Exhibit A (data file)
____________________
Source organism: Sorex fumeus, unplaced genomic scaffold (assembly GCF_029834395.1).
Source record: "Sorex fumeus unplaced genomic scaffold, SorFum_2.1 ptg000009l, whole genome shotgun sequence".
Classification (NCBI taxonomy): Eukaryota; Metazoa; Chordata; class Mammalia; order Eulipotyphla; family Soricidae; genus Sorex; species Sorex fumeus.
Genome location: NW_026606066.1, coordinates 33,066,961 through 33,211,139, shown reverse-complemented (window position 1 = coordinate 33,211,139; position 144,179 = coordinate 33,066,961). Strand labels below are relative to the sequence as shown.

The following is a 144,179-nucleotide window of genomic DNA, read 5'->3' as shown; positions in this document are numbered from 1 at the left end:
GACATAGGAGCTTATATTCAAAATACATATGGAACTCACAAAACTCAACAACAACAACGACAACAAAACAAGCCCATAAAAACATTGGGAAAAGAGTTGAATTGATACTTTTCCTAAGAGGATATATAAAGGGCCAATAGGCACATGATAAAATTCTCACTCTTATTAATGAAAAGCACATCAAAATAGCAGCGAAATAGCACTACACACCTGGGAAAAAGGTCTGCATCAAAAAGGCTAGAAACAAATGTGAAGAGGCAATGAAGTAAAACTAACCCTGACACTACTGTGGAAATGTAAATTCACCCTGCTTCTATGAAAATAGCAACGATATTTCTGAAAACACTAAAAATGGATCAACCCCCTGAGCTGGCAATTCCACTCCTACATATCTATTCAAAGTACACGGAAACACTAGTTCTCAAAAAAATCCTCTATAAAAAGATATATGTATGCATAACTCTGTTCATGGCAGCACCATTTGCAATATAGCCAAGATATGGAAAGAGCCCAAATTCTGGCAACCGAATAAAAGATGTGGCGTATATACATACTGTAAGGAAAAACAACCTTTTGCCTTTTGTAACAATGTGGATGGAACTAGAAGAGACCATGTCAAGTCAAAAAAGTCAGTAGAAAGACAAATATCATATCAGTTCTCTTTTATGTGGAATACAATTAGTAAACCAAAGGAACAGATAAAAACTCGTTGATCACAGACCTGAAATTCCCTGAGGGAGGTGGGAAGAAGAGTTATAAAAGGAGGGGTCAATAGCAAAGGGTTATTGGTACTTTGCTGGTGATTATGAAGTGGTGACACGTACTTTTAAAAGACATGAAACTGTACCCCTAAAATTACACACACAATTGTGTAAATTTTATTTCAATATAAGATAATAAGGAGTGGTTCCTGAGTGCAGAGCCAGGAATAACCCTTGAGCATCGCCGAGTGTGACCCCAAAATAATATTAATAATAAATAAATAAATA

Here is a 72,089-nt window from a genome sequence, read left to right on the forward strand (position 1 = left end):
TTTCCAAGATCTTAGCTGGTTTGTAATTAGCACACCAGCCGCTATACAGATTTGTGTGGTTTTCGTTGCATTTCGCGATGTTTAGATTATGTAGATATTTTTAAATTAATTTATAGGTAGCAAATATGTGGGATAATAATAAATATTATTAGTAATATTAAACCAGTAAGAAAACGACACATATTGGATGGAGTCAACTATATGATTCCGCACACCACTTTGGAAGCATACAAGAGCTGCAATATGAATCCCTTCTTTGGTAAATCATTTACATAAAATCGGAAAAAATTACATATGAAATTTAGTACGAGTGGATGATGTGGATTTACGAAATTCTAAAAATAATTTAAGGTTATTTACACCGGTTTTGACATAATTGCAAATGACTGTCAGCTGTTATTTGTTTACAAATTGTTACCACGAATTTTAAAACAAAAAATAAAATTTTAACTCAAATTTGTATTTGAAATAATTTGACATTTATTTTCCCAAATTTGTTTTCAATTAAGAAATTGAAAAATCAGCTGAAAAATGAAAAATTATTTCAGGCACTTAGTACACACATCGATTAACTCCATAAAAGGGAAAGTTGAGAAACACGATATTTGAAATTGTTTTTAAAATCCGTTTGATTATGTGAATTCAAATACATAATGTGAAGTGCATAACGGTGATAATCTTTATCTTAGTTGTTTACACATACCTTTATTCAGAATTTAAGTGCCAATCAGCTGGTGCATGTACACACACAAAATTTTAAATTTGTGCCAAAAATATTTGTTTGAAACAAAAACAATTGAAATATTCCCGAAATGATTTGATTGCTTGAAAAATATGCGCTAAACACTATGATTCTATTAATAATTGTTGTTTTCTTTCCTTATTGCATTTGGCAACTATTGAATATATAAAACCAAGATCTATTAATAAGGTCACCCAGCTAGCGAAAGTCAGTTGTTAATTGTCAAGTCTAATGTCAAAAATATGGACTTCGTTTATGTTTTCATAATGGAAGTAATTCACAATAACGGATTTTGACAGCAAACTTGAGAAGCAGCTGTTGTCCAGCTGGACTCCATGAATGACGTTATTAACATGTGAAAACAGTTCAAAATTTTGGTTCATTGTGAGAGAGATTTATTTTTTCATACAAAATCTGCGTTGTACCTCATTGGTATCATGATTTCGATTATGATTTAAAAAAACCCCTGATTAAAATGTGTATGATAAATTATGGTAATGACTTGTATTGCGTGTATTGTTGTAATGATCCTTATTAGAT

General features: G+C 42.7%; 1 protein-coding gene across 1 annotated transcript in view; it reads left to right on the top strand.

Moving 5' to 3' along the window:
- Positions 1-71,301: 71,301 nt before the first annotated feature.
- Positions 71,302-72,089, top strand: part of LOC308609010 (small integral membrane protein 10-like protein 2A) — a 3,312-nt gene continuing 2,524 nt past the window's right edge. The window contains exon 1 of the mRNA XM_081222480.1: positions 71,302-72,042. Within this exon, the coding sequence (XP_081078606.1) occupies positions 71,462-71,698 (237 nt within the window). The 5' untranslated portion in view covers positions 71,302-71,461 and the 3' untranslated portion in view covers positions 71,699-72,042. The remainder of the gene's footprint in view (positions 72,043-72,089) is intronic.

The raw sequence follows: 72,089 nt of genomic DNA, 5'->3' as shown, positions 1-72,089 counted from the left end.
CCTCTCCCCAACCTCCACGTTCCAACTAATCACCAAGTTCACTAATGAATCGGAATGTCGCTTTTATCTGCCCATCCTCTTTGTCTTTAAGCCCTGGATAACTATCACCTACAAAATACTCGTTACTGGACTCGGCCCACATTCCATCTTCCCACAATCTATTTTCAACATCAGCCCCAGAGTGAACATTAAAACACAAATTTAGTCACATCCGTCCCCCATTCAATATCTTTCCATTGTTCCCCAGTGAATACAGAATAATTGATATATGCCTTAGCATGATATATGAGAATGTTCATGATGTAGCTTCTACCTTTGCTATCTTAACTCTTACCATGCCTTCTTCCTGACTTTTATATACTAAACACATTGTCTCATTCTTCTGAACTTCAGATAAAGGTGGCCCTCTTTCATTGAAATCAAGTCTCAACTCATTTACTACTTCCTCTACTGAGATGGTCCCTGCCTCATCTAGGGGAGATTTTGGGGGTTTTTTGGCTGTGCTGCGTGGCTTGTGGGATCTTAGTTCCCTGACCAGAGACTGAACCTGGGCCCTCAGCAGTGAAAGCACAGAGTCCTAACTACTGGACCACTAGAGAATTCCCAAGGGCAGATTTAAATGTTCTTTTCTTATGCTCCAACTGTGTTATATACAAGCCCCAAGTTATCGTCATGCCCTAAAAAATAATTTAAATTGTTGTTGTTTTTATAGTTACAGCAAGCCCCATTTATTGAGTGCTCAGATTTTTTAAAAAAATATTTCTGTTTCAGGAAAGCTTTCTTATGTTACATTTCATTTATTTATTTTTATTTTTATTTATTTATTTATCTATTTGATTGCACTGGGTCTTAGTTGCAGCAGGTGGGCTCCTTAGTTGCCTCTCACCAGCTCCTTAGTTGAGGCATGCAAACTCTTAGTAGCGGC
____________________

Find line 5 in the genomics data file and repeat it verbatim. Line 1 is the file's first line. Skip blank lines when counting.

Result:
The following is a 144,179-nucleotide window of genomic DNA, read 5'->3' as shown; positions in this document are numbered from 1 at the left end: